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What we've learned

ArrowPiecing together information from many disparate sources is currently the only way to assess ecosystem status and trends.

Binder © ecosystem monitoring is conducted at different spatial and time scales, measures different parameters, and uses different protocols for data collection and analysis. The result is a mosaic of information, reflected in the gaps in this assessment and in the mid to low confidence assigned to many key findings. This is a long-standing problem for Canada, as for other countries,4, 5 and can only be resolved through attention to setting policy-relevant monitoring priorities and to design and consistent operation of long-term monitoring systems.

ArrowAssessment capacity can be improved through maintaining and building on existing long–term monitoring, but new initiatives may be required to meet policy needs.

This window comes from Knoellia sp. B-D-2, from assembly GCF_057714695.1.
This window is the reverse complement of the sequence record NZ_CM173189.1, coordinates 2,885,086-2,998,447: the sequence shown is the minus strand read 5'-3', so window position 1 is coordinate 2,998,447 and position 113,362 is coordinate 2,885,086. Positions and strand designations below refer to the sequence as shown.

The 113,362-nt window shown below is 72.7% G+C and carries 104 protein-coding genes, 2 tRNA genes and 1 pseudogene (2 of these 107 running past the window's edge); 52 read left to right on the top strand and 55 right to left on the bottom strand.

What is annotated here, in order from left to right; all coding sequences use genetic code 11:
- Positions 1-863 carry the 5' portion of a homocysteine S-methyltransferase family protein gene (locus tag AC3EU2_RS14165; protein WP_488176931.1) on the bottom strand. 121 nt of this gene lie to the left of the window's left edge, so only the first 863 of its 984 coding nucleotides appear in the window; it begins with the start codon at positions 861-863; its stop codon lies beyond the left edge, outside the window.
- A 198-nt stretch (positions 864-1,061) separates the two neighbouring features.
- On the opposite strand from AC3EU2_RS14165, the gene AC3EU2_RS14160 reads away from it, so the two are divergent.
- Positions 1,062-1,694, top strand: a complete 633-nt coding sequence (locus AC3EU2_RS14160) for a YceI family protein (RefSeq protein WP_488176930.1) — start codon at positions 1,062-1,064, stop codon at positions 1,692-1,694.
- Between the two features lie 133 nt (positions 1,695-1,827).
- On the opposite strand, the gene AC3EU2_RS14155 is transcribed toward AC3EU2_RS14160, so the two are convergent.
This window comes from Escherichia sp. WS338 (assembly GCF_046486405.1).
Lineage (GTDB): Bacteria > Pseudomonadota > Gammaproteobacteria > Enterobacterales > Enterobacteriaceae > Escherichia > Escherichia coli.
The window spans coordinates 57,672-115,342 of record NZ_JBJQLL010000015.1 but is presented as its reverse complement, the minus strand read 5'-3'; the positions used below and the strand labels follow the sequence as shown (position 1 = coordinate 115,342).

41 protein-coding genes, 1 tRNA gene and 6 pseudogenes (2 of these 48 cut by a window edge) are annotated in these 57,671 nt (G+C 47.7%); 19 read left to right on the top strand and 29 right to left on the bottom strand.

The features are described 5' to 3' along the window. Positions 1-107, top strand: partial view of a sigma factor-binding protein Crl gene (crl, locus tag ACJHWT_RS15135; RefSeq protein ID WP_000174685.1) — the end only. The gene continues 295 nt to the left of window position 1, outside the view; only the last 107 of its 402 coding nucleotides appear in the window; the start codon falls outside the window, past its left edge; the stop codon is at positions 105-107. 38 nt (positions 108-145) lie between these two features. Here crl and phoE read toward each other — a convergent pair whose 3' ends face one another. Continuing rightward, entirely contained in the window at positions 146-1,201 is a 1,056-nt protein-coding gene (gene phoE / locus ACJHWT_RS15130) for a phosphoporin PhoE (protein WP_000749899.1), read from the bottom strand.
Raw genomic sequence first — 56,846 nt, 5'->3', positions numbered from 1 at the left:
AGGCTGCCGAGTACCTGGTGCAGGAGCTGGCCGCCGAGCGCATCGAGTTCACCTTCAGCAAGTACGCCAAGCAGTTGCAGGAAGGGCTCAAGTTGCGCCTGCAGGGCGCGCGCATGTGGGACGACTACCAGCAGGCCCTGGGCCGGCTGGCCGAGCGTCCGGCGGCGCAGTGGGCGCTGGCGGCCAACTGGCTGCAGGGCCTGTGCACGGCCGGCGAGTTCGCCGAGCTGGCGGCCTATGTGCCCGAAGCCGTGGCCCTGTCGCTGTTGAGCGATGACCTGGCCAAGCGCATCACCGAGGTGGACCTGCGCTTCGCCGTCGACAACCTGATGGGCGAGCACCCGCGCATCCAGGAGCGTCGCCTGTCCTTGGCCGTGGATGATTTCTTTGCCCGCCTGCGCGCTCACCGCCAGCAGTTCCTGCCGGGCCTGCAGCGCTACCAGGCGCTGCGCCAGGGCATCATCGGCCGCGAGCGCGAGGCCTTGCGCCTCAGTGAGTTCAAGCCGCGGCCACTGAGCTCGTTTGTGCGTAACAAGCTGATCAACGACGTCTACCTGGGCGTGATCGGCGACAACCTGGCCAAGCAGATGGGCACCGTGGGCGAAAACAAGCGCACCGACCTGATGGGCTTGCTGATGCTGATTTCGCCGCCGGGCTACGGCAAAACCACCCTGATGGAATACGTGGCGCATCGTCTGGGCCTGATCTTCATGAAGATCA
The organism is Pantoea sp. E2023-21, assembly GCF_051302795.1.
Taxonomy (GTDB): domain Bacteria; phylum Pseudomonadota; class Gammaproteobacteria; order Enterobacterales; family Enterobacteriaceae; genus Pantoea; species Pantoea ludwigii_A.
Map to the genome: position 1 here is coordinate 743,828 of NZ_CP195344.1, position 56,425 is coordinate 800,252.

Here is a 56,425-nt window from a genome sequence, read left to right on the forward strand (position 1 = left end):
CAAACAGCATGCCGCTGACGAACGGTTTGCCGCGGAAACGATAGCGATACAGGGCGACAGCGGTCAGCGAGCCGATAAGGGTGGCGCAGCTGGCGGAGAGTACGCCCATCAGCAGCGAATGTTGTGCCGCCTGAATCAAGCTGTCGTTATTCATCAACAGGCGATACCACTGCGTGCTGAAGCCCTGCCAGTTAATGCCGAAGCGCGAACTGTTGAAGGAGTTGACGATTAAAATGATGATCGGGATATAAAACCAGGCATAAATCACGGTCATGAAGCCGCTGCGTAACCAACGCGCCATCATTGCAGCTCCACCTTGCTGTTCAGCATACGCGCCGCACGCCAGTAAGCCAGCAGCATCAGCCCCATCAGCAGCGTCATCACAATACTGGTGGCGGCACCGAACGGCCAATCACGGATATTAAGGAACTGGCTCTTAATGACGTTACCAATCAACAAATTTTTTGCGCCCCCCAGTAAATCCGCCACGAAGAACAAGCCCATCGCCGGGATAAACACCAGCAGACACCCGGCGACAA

Plot measuring stick © S. CarrièreMonitoring programs most useful for this assessment had good statistical design, consistent protocols, and broad spatial coverage based on ecosystems, rather than jurisdictions. Their value in measuring trends and detecting rapid and unexpected change increased with consistency and length of records. Few such programs with long-term records exist in Canada, and none exist for many important ecological components. Some trend records are out of date due to cuts to environmental monitoring since the 1990s.3, 6 Some new initiatives started in the past decade will provide trend information for future assessments – for example, monitoring and assessment of ecological integrity of national parks7 and monitoring of cumulative impacts in Alberta ecosystems8 – but many gaps remain. Canada also faces a shortage in taxonomic expertise, which hampers some biodiversity monitoring.9-11